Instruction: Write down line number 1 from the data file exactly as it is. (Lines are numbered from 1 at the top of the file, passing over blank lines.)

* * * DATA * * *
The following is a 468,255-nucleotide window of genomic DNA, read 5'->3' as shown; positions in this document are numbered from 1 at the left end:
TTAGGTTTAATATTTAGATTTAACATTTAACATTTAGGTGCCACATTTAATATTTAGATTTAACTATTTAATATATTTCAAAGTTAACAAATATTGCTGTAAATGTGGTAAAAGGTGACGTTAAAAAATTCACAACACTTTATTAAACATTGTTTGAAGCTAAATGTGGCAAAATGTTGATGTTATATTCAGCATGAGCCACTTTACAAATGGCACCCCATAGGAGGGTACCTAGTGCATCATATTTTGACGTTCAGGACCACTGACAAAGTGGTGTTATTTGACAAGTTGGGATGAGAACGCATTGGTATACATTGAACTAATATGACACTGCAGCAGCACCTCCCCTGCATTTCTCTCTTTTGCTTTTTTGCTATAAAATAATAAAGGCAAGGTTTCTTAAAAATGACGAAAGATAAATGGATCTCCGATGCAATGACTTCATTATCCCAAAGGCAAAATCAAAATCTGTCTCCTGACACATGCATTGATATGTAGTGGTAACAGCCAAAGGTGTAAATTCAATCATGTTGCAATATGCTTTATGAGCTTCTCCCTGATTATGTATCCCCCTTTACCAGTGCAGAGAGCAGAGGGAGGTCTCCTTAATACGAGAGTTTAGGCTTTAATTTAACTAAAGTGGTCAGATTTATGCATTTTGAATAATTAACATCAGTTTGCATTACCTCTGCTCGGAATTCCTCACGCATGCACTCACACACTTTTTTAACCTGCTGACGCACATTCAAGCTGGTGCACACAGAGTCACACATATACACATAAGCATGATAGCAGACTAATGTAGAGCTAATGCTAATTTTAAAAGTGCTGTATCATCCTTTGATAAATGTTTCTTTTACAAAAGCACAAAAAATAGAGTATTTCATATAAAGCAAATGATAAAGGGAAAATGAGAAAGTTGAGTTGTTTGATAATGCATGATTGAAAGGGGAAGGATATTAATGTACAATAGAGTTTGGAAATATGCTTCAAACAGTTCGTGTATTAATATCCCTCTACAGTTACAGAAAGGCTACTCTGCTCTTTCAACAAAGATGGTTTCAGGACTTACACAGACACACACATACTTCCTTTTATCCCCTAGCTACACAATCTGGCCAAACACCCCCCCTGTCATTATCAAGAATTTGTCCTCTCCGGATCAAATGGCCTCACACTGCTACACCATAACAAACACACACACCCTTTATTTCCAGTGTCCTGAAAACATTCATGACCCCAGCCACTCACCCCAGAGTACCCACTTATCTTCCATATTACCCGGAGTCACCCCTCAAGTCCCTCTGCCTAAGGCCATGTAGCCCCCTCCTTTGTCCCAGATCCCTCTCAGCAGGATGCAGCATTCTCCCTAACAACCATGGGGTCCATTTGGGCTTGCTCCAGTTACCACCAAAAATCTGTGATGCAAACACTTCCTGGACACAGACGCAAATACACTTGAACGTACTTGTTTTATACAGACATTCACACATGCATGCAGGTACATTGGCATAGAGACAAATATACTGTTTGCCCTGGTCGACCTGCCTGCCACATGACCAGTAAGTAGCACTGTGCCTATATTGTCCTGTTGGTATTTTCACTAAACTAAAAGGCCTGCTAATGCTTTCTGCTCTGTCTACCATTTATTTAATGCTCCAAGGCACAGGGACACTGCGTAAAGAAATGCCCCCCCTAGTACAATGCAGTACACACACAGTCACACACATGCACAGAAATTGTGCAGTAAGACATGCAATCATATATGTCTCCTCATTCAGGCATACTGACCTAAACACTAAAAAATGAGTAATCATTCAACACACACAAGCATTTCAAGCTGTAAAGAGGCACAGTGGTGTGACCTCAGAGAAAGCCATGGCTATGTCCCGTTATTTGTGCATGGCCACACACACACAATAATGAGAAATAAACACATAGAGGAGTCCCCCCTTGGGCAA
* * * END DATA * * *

The following is a 468,255-nucleotide window of genomic DNA, read 5'->3' as shown; positions in this document are numbered from 1 at the left end: